Despite COVID-19 necessitating logistical changes, 2020 is shaping up to be a landmark year for the Atlantic division of science and technology accelerator Creative Destruction Lab.
The cohort that finished the program on May 5 was the first to offer specialized training for ocean technology startups, which comprised about half of the 25 companies that were accepted to participate.
CDL-Atlantic site lead Jeff Larsen said in an interview that the accelerator plans to introduce a separate Oceans cohort this fall, complementing the generalist Prime cohort. Both will include 20 to 25 companies, meaning that overall enrolment in CDL Atlantic could as much as double.
“For this year they ran contemporaneously,” said Larsen in an interview, referring to the ocean startups having been part of the Prime group. “Next year, though, they’ll run more separately because of the scale. It will be a little bit less connected.”
CDL has divisions across Canada, as well as in Paris, France and Oxford, England. The Atlantic location, though, is the only one to offer oceans-specific training.
The regular accelerator programs last nine months. They include five full-day meetings, called sessions, that allow startup founders to receive feedback from experienced entrepreneurs and professionals from relevant industries.
At the end of each session, the business people in attendance are asked to volunteer at least four hours of their time to provide the participants with one-on-one coaching. If there are no volunteers willing to mentor a particular company, it is not invited back for future sessions.
Normally, CDL-Atlantic holds its events at Dalhousie University. In recognition of the enthusiasm shown by Newfoundland companies and mentors, the May 5 meeting was originally slated to take place in St. John’s.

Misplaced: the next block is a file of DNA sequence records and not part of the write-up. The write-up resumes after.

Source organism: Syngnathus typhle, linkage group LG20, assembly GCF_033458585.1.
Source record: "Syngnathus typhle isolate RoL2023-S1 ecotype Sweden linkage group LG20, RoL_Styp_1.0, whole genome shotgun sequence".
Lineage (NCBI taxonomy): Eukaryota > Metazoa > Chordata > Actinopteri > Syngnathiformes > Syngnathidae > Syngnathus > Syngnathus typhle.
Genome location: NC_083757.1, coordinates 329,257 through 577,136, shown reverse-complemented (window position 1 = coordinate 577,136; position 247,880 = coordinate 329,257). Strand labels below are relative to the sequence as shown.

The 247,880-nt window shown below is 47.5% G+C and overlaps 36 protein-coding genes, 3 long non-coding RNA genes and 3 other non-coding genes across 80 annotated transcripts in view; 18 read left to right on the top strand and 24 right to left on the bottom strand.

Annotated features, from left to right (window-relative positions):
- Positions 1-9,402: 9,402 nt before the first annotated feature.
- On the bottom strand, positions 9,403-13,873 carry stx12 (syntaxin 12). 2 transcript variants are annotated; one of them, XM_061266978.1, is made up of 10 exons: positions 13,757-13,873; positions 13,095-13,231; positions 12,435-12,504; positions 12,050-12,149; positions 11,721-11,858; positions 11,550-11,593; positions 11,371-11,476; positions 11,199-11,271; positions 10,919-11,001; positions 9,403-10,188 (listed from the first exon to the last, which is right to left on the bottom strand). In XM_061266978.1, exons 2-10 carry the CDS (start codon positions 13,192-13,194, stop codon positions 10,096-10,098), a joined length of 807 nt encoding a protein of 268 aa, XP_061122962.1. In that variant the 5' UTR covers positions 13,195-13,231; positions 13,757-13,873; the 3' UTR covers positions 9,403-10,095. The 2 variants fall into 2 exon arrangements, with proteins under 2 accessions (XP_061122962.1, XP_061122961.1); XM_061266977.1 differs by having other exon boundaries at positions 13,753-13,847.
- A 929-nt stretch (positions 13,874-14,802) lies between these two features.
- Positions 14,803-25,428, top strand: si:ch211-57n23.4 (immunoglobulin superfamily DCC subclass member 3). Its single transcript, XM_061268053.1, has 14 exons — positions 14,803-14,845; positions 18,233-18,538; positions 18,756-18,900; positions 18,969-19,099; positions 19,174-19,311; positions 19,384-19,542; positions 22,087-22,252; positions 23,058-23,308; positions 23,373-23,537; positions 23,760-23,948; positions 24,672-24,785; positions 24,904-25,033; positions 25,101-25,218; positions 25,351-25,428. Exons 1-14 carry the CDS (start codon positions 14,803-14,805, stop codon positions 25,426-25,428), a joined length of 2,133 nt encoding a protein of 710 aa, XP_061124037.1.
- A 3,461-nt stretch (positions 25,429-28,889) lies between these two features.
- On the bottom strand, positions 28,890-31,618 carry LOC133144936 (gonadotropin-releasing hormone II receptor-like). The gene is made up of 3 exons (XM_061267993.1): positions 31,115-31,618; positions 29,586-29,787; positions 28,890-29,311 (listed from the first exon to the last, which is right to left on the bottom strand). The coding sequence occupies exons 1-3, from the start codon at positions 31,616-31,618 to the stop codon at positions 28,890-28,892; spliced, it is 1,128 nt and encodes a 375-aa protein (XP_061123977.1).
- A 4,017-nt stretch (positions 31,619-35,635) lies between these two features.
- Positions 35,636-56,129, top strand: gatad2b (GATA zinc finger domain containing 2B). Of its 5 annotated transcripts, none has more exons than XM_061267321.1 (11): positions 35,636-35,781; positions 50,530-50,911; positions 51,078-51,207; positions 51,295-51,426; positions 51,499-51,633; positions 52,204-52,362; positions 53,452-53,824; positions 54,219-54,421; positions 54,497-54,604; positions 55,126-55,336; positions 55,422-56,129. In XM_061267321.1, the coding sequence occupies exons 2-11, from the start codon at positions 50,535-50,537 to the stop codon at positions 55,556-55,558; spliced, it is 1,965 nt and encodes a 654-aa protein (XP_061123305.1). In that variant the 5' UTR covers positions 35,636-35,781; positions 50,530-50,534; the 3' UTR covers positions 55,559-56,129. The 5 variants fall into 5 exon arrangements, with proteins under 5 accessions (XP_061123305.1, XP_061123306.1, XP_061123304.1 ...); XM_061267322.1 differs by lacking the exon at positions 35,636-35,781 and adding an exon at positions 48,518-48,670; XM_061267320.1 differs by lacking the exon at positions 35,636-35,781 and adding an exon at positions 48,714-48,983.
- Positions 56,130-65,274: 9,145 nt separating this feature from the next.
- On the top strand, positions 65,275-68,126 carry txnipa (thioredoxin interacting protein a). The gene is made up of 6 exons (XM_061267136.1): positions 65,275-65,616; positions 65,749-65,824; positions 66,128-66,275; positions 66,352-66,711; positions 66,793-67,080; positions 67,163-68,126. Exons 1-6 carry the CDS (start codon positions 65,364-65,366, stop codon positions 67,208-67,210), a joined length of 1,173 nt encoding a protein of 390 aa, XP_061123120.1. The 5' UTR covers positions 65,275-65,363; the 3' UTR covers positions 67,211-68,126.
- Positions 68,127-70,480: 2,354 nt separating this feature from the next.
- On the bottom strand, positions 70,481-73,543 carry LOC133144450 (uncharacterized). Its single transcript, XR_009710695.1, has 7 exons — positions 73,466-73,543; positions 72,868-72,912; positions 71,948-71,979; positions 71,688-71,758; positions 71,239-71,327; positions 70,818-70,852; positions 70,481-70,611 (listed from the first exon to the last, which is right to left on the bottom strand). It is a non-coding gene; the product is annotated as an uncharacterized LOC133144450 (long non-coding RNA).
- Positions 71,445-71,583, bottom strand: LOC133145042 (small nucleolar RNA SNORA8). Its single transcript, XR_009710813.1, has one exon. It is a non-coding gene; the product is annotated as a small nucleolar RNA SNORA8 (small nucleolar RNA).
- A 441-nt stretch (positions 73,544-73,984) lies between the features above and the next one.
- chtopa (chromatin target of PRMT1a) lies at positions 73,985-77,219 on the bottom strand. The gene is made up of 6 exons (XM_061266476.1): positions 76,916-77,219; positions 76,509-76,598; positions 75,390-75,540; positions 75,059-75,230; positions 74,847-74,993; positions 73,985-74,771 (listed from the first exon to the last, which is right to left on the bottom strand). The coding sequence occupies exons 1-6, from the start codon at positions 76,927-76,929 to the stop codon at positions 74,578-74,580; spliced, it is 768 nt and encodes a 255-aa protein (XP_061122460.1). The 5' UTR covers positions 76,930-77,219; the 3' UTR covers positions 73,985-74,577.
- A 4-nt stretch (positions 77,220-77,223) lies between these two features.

The threat of COVID-19 infection, however, forced Larsen’s team to move the proceedings online.
“We had to make the call about seven days in advance,” he said. “We tried to hang on as long as we could, but then we realized that it wasn’t going to be possible.”
A “Super Session” that was scheduled for Juneand would have showcased companies from across CDL has also been cancelled.
CDL’s Recovery stream—an accelerated version of its usual program that will run this summer and is aimed at developing solutions to the dual public health and economic crisis—is slated to be held entirely online.
“We believe that science and technology needs to accelerate out of the lab and make an impact on public health and the economic recovery in a way that’s even more urgent than normal,” said Larsen, adding that an online accelerator was the only way to achieve this under current conditions.
The regular CDL programs are divided up by region. But the online model being used for the Recovery program will allow all of the participating companies, which could number as many as 160, to be enrolled in a single, global cohort.
CDL’s current plan is for its usual, geographically-based programming to resume by October. The first few sessions for each cohort will be held digitally, with a possible transition back to in-person meetings to follow.
Although companies usually enrol in programs that are geographically close to them, Larsen said that the emphasis on ocean tech in the Atlantic region’s most recent Prime group attracted startups from as far away as Norway, Greece and California.
He expects the trend to continue in the fall, citing Atlantic Canada’s growing reputation as a hotbed for ocean technology: “The more we position ourselves as a leading ecosystem for ocean companies, we’re getting more and more interest, and our reputation is starting to really develop.”